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Posts for: April, 2018

By Corley Family Dental
April 24, 2018
Category: Oral Health
Tags: oral hygiene  

The benefits of establishing good oral hygiene habits in your child at a young age are far-reaching. They will help your child year after year to oral hygienemaintain a healthy, strong, and complete set of teeth. Learn more about how to teach your child good oral hygiene habits, including regular visits to Corley Family Dentistry, a children’s dentistry in Decatur, IL.

Why Good Oral Hygiene Matters

Oral hygiene is the ongoing process of keeping your mouth as clean as possible throughout the day. The cleaner your mouth is, the lower the chance of dental diseases and tooth loss. Good dental hygiene is also important for aesthetic reasons. It keeps your teeth looking polished and white. It also reduces the chance of experiencing the embarrassment of bad breath.

Important Habits to Teach

Most children already know that they should brush their teeth, but sometimes it is important to teach them more details about proper dental hygiene. Also, take the time to explain exactly why children's dentistry is important. Here are a few things to teach them:

  • When you brush, you should do so for at least two minutes at a time. Consider buying your child a timed toothbrush.
  • In addition to brushing, you must also floss to protect your gum health. Kids aren’t very keen on flossing, so you have to show them how to do it to make it a new regular habit. Tell them about gingivitis, and how it can even affect young people.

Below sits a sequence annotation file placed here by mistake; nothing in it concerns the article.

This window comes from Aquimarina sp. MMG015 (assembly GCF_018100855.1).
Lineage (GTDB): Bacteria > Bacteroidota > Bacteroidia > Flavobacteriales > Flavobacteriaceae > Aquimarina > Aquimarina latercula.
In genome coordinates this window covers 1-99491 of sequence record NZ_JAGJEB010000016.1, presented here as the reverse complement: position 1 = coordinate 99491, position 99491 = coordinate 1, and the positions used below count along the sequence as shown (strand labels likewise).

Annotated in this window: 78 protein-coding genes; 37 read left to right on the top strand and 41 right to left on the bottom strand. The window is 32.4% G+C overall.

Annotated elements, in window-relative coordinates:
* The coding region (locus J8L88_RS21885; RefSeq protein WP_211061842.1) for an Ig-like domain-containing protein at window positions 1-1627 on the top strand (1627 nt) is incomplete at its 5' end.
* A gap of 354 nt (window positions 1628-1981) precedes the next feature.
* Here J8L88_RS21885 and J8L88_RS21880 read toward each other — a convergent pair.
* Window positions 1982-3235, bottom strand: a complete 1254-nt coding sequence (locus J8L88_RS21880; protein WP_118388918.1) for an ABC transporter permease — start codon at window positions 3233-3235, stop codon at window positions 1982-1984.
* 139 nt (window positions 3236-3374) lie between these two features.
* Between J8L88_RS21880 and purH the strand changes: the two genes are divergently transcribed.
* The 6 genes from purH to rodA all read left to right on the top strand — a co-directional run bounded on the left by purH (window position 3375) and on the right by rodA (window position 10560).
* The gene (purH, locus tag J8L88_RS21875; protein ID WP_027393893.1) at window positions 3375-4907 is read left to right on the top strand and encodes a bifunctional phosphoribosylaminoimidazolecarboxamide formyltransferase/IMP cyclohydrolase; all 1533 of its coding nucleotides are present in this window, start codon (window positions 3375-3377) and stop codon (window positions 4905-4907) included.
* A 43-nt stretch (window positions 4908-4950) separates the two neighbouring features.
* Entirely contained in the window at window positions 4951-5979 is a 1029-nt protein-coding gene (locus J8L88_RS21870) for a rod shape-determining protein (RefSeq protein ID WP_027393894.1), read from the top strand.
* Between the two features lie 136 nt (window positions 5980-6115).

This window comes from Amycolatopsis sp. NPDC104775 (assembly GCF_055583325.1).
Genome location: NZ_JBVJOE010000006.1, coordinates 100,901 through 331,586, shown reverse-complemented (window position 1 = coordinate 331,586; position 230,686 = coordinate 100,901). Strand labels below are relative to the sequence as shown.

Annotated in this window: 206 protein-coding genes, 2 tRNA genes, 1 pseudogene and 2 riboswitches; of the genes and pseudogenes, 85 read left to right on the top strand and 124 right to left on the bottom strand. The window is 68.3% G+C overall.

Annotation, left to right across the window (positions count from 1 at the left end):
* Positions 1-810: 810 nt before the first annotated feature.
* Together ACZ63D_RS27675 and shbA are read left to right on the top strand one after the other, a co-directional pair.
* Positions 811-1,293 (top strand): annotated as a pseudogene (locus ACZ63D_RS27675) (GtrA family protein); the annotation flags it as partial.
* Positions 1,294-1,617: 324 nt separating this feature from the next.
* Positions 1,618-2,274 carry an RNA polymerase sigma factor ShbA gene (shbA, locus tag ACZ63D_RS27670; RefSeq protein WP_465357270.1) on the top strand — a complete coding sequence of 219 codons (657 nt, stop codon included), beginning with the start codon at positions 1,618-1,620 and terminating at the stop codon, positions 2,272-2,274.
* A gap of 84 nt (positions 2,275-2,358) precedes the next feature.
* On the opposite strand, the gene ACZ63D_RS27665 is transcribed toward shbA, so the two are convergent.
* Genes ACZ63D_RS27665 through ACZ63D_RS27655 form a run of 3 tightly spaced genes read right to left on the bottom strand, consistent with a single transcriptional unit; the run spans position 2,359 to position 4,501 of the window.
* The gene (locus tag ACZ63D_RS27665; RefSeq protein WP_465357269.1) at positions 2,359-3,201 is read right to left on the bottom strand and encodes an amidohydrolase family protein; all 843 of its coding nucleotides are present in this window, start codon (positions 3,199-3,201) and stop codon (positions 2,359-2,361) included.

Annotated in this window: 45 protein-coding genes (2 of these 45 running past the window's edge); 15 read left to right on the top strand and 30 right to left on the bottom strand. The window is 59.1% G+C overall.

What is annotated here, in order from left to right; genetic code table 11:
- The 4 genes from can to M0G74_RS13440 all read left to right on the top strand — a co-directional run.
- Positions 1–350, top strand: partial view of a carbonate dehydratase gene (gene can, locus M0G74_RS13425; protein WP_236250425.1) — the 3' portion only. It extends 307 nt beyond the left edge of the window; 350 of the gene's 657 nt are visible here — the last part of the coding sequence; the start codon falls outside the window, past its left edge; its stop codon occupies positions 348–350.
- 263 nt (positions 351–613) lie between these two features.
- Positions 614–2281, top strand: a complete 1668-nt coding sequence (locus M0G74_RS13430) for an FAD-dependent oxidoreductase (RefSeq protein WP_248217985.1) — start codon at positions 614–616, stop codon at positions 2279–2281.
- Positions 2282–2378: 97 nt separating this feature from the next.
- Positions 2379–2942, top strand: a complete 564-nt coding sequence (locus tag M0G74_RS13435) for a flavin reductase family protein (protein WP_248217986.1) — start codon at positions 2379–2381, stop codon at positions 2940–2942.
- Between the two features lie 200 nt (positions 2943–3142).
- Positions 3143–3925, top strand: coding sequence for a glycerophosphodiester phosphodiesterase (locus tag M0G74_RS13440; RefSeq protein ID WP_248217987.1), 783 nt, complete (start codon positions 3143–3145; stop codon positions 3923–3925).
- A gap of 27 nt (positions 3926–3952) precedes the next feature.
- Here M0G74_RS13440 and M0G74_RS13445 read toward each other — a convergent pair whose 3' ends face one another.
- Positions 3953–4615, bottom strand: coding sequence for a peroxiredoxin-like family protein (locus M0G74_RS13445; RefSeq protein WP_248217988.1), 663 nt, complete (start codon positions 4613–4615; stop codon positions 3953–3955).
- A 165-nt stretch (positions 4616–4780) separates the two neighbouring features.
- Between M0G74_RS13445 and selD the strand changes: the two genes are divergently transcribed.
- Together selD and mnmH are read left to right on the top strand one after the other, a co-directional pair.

• Good dental hygiene is also about changing the types of foods you eat. Replace some of that candy with apple slices and string cheese, which is high in calcium.
  • Take your child to your Decatur, IL, children's dentistry office regularly so that she or he can get familiar with a pediatric dentist.

Dental Treatments for Your Child

In addition to teaching your child better hygiene habits, there are dental treatments that can help prevent dental problems like tooth decay and cavity formation. Talk to your dentist about these options:

  • Dental sealants
  • Fluoride treatments
  • Orthodontics for a better bite and tooth spacing

Schedule Regular Appointments for Your Child

Now is the right time to start teaching your child good oral hygiene habits, including the importance of regular dental visits. Call (217) 330-6217 today to schedule an appointment with Dr. Chad Corley or Dr. Natalie Corley at their Decatur, IL, children’s dentistry office.


26MillionFansLikeJustinBiebersChippedTooth

Is a chipped tooth big news? It is if you’re Justin Bieber. When the pop singer recently posted a picture from the dental office to his instagram account, it got over 2.6 million “likes.” The snapshot shows him reclining in the chair, making peace signs with his hands as he opens wide; meanwhile, his dentist is busy working on his smile. The caption reads: “I chipped my tooth.”

Bieber may have a few more social media followers than the average person, but his dental problem is not unique. Sports injuries, mishaps at home, playground accidents and auto collisions are among the more common causes of dental trauma.

Some dental problems need to be treated as soon as possible, while others can wait a few days. Do you know which is which? Here are some basic guidelines:

A tooth that’s knocked out needs attention right away. First, try and locate the missing tooth and gently clean it with water — but avoid holding the tooth’s roots. Next, grasp the crown of the tooth and place it back in the socket facing the correct way. If that isn’t possible, place it between the cheek and gum, in a plastic bag with the patient’s saliva or a special tooth preservative, or in a glass of cold milk. Then rush to the dental office or emergency room right away. For the best chance of saving the tooth, it should be treated within five minutes.

If a tooth is loosened or displaced (pushed sideways, deeper into or out of its socket), it’s best to seek dental treatment within 6 hours. A complete examination will be needed to find out exactly what’s wrong and how best to treat it. Loosened or displaced teeth may be splinted to give them stability while they heal. In some situations, a root canal may be necessary to save the tooth.